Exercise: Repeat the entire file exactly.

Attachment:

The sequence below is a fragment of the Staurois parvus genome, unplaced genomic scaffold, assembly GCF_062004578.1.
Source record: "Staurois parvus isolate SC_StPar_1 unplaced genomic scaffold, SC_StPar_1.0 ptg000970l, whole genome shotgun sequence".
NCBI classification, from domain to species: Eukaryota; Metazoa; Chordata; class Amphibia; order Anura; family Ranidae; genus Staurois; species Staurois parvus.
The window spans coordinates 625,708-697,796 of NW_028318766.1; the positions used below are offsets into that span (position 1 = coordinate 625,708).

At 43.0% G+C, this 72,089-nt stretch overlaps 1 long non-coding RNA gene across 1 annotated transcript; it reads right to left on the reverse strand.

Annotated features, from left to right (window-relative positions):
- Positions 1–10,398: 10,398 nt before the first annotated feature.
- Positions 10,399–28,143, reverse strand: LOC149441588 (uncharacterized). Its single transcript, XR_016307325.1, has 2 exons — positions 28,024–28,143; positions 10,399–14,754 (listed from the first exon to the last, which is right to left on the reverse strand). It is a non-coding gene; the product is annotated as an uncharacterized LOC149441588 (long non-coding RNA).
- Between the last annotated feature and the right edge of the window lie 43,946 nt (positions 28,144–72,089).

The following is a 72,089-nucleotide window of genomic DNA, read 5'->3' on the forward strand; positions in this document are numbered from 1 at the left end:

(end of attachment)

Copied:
The sequence below is a fragment of the Staurois parvus genome, unplaced genomic scaffold, assembly GCF_062004578.1.
Source record: "Staurois parvus isolate SC_StPar_1 unplaced genomic scaffold, SC_StPar_1.0 ptg000970l, whole genome shotgun sequence".
NCBI classification, from domain to species: Eukaryota; Metazoa; Chordata; class Amphibia; order Anura; family Ranidae; genus Staurois; species Staurois parvus.
The window spans coordinates 625,708-697,796 of NW_028318766.1; the positions used below are offsets into that span (position 1 = coordinate 625,708).

At 43.0% G+C, this 72,089-nt stretch overlaps 1 long non-coding RNA gene across 1 annotated transcript; it reads right to left on the reverse strand.

Annotated features, from left to right (window-relative positions):
- Positions 1–10,398: 10,398 nt before the first annotated feature.
- Positions 10,399–28,143, reverse strand: LOC149441588 (uncharacterized). Its single transcript, XR_016307325.1, has 2 exons — positions 28,024–28,143; positions 10,399–14,754 (listed from the first exon to the last, which is right to left on the reverse strand). It is a non-coding gene; the product is annotated as an uncharacterized LOC149441588 (long non-coding RNA).
- Between the last annotated feature and the right edge of the window lie 43,946 nt (positions 28,144–72,089).

The following is a 72,089-nucleotide window of genomic DNA, read 5'->3' on the forward strand; positions in this document are numbered from 1 at the left end: